I know this may appear sexist to have additional interview tips for girls but the fact is that ladies have matters they have to consider before interview that men just don’t. We all know that prospective employers are prohibited from asking gender specific questions. Do not believe that just because the interviewer cannot ask the question they are not desperate for the answer.
My general advice in interview is that you tell the truth. Honesty is always the best policy whatever the subject during interview. However, I am not suggesting that you walk into the interview and announce you have no plans to breed, and nor would I expect you to advise that you have to leave within the hour as you are ovulating! Being a woman of childbearing age puts you at a disadvantage as a candidate for many employers, I am not here to discuss whether this is right or fair; it is the reality. I never put words into the mouths of my candidates, it is not my style; you need to find your own way to deal with the ‘elephant in the room’. My advice is to use language that will put the interviewer at ease… ‘I am career focussed’, ‘In the next five years I expect to be…’, ‘I want to make a long-term commitment to a role’. Talking actively about wanting to have children is never considered a good idea during interview… and before people start shouting about feminism, burning bras, and equality in the workplace I am looking purely commercially. Women of childbearing age need to understand that:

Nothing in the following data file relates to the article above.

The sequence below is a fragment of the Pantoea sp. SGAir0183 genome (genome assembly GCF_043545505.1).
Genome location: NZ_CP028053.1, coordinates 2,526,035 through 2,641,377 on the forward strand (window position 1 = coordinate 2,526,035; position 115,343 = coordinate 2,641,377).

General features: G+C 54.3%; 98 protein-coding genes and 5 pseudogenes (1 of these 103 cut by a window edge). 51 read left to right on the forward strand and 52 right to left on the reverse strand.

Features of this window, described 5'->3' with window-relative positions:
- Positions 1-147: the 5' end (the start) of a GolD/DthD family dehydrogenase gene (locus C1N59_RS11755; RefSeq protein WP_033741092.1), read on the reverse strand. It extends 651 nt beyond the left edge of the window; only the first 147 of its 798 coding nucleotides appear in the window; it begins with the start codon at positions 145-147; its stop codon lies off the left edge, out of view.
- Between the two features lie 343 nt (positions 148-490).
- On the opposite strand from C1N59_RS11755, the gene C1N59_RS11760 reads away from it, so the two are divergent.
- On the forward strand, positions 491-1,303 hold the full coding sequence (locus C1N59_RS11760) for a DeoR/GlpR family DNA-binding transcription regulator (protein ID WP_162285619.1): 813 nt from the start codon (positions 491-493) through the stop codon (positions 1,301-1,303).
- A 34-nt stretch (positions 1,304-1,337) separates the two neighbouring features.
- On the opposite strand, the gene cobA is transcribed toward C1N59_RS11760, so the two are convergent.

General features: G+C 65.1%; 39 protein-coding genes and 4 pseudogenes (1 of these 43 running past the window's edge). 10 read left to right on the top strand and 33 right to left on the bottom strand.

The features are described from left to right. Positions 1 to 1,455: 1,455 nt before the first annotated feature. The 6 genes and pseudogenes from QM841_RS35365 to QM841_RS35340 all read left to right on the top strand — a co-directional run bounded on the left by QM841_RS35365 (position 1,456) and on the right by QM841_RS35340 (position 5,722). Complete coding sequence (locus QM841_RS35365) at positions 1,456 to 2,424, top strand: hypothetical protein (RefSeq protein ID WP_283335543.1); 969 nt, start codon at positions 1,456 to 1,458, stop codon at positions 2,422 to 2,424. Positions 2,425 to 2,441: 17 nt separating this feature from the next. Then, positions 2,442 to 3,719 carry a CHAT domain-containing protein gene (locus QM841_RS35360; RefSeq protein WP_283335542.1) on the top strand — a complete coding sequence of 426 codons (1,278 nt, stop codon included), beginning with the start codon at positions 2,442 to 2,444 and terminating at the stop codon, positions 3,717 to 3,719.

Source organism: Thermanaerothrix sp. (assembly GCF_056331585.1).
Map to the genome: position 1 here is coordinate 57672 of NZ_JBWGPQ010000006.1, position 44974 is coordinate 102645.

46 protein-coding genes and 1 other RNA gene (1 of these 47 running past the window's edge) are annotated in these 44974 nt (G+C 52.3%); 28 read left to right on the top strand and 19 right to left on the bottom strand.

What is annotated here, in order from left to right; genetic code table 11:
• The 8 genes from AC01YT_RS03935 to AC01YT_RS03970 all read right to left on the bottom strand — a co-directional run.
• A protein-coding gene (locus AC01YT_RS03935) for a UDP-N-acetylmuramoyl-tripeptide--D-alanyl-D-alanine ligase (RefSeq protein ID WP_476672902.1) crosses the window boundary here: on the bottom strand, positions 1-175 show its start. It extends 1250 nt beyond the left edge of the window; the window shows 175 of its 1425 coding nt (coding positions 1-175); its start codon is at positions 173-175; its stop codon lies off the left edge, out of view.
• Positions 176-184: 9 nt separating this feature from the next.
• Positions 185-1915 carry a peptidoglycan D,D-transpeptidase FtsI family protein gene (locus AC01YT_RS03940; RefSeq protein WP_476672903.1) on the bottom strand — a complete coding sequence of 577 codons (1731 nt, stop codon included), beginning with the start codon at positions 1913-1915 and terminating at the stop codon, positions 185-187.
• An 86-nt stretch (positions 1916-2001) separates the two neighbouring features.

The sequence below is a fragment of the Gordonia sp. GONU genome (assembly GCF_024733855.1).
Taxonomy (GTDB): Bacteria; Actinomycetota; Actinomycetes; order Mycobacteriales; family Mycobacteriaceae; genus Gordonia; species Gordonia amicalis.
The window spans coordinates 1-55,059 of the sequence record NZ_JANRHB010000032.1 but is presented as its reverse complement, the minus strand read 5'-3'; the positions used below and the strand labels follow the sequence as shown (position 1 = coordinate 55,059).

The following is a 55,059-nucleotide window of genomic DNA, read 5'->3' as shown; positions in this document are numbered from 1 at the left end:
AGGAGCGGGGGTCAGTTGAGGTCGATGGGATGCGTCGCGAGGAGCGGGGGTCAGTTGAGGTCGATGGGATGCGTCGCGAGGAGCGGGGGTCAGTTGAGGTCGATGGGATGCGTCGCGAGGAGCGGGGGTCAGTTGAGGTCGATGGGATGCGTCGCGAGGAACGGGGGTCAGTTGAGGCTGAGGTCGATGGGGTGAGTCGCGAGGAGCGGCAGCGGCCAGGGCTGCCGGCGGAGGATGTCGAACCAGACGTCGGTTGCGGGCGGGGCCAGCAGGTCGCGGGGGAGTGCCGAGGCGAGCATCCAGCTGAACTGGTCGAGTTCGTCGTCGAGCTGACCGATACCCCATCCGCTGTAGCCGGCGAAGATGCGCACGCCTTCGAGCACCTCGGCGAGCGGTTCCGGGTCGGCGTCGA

An employer can claim 92% of the maternity pay it pays out back from the government which is why most people think it is easy to deal with. However, businesses also need to consider additional costs; holiday accrued (when someone is on maternity leave). Change in role for the pregnant woman may mean a whole new role has to be created. Loss of working hours prior to maternity leave being taken (sickness, antenatal classes). Risk assessments may mean new chairs, additional rest breaks, stopping driving. The employer has to recruit a replacement at on a temporary basis, additional training will be needed, and in many cases there will be a handover period = 2 salaries for one job, recruitment fees the list goes on and on. Then when the babies come and mums come back to work there are a billion more considerations… If you were the employer would you employ a woman of childbearing age?
If you are the best candidate you will get the job. In my experience many of my clients would rather recruit women. This is especially true at senior sales level as they are much better relationship builders than their male counterparts (client opinion, I love everyone equally). I will not work on a discriminatory job vacancy but that is not to say that they do not exist. I am aware that there are some clients who may not show me exactly what they intend to recruit.
When you are in interview show that you are committed to your career and working life. If asked about childcare arrangements do not say ‘well I will leave the office immediately if my child is unwell at school’. Answer as a man would ‘oh the other half deals with all that side of things, I am the main bread-winner’ – issue dealt with. Whether it is true is another matter but believe me you answer in the first style and that is the only thing that interviewer will remember answer in the second and the interviewer will not even mention it during the feedback.
Your aim as a candidate in an interview is to get the job offer. An interview is a sales process like any other – you are selling yourself to a business and the business is selling itself to you. All candidates have to plan and prepare answers to typical questions. If you are wise you will deal with this head on to secure that new role. Put yourself in the best possible position to make your decision… better to have been offered a role and turn it down for you are not comfortable than not be offered at all!!
To find out how we can best work together please contact me in the best way for you for a totally confidential discussion, for my contact details have a look at the ‘talk to the shoes’ page